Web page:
The worst part? Epstein’s victims were not told of the deal. Acosta and his office broke the law, the judge said, when he didn’t tell the victims about the plea agreement – as prosecutors are required to do – and misled them to believe Epstein’s crimes remained under investigation.

Today, Epstein’s victims are in their 20s and 30s and the women are no longer silent or vulnerable. They want justice. They want the plea deal invalidated and they want Epstein in federal prison.The judge gave the women 15 days to confer with their lawyers to agree on a settlement in the case.

Epstein remains a free man. Acosta remains in the White House, though some Democrats are calling for his resignation for his role in failing to protect the girls.

Trump seems unbothered.

“Seems like that was a long time ago. He’s a great labor secretary,” the President said Friday.

Far from the palm-lined streets of South Florida, musician R. Kelly has for decades, prosecutors say, preyed on underage black girls, many from poor families on the South Side of Chicago. After dozens of accusations – even an acquittal in 2008 after a young girl allegedly shown in a sex video with Kelly denied it was her on the tape and refused to testify – the entertainer was arrested Saturday on 10 counts of aggravated criminal sexual abuse involving four alleged victims, dating from 1998 to 2010.

Unlike Kraft, Kelly’s arrest came quickly after he was charged. His bond was set at $1 million. He denies forcing anyone to have sex, his lawyer said.

Kelly has no friend in the White House defending his character. And it’s not white privilege that’s helped the Grammy winner elude jail time for his alleged crimes. Kelly’s protection from the law was his fame and fortune, combined with enormous support from the music industry, media, law enforcement and far too many in the black community.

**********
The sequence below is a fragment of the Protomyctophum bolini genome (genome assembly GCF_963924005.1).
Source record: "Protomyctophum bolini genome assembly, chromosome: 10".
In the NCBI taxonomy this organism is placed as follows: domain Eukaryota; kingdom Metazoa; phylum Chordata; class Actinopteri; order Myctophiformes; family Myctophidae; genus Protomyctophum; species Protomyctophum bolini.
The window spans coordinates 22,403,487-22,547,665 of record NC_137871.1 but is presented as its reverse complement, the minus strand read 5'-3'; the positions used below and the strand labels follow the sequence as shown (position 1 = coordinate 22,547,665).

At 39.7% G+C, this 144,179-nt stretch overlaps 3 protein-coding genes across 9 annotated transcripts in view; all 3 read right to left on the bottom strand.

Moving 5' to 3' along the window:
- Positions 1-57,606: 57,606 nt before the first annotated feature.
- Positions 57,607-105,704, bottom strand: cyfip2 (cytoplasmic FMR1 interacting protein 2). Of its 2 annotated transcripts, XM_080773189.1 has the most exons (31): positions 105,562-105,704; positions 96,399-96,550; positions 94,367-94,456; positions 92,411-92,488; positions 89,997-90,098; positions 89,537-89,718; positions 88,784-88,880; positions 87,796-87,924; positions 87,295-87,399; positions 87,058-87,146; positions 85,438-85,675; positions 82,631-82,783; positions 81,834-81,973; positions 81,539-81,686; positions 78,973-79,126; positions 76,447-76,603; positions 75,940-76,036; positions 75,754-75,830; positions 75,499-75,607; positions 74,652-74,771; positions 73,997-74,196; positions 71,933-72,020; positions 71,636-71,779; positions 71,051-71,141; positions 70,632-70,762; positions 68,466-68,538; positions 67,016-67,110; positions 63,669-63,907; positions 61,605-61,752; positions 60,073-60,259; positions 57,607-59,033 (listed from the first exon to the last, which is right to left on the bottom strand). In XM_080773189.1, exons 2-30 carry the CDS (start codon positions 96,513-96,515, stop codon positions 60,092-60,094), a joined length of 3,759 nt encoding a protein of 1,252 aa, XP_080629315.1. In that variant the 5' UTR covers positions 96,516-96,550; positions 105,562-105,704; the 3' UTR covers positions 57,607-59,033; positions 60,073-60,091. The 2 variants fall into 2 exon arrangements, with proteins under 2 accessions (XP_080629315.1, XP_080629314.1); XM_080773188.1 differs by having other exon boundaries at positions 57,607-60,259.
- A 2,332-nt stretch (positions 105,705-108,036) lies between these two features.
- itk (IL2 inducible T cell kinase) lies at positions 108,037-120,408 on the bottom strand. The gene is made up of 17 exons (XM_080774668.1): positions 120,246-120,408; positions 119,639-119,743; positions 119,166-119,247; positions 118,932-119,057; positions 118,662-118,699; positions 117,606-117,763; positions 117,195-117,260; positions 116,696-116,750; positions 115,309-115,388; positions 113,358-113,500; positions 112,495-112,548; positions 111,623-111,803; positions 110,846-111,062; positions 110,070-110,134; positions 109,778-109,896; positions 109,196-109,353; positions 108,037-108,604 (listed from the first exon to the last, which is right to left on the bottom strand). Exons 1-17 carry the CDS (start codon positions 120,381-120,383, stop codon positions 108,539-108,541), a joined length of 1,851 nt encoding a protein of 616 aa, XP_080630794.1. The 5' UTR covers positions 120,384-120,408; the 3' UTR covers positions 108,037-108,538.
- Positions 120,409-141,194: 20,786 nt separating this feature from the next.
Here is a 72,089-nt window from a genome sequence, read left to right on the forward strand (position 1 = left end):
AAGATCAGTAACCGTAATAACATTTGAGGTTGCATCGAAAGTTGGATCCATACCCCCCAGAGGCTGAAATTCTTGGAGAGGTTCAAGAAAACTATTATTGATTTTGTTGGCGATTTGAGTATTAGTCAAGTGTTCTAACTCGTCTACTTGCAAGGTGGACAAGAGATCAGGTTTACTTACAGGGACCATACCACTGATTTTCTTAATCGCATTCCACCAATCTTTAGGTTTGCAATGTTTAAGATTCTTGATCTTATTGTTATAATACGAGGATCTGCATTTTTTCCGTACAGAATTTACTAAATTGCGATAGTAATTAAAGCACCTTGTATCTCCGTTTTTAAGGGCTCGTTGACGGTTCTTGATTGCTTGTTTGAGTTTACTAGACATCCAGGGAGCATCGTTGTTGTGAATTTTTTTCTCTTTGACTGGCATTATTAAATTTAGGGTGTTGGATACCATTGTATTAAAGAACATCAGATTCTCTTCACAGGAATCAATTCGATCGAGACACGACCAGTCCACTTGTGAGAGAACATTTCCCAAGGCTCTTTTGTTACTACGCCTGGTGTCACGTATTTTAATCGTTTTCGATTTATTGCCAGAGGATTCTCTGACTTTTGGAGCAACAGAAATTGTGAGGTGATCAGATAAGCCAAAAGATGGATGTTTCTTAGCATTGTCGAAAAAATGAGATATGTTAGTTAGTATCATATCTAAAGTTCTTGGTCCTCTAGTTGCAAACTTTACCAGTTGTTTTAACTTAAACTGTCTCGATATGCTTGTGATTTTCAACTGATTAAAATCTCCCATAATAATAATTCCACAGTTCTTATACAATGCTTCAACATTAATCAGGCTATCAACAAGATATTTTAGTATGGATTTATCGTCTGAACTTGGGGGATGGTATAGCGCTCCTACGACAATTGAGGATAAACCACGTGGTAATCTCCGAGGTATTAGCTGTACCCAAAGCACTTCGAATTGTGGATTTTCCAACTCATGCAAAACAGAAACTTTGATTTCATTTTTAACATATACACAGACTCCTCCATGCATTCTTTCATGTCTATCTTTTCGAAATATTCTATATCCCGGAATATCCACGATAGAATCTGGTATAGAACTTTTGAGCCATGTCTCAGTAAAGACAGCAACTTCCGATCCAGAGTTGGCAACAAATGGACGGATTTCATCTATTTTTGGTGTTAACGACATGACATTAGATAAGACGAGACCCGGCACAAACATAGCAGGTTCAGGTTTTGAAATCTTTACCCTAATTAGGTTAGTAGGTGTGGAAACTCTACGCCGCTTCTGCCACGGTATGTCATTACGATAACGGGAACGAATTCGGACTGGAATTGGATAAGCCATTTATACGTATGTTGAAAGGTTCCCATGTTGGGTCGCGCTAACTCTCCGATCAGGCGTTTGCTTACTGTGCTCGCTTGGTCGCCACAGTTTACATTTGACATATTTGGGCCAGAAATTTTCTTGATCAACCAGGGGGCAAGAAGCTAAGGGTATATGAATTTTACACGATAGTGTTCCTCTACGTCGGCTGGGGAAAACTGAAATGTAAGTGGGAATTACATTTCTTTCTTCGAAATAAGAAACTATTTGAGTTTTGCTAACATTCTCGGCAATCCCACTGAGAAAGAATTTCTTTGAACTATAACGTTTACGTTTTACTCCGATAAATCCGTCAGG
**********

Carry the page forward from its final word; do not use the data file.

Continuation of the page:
For decades no one listened when parents and loved ones of the alleged victims, as well as local activists, begged police to protect young girls from Kelly. Parents were blamed, the girls were blamed, greedy agents were blamed; everyone but Kelly was held accountable for his alleged sex crimes.

Thank goodness for Dream Hampton. She is the courageous woman and black filmmaker whose recent Lifetime documentary, “Surviving R Kelly,” forced prosecutors to take another look at Kelly. Immediately after watching the film, Chicago’s Cook County State’s Attorney Kim Foxx, another black woman, went on TV to urge any women who had been abused by the music artist to come forward.

And they did.

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    One victim turned over a graphic video that allegedly showed Kelly having sex with her when she was 14 years old. Her attorney, Michael Avenatti, gave that video to prosecutors. Soon after that, charges were filed.

    Time will tell what type of justice these three privileged men face.

    Still, it is progress that they are even being held accountable for sex crimes against women that are too often ignored.

    But I still have concerns that arise any time race, class and crimes against women collide in our justice system. Will arrest warrants, jailhouse perp walks and viral police mugshots follow for Kraft and Epstein as they did for R. Kelly or actor Jussie Smollett in his hate crime – or hoax – case?

    Will the white privilege of the super-rich protect men like Kraft and Epstein – even Acosta – at the expense of women’s lives? Will Kelly’s fame finally fade enough to ensure he’s held accountable?

    We shall see.

    Women like me, inspired by women’s marches, and the #MeToo and #BlackLivesMatter movements, like to proclaim “women are winning.” But it’s dangerous to confuse progress with winning. And it’s a mistake to allow the tone of our movement to become a catchy mantra for privileged Hollywood stars or frustrated professional working women.

    When justice looks the same for every woman, regardless of her zip code – and even when she doesn’t have one – that’s when we’ll know women are finally winning.

    Until then, fight on my sisters.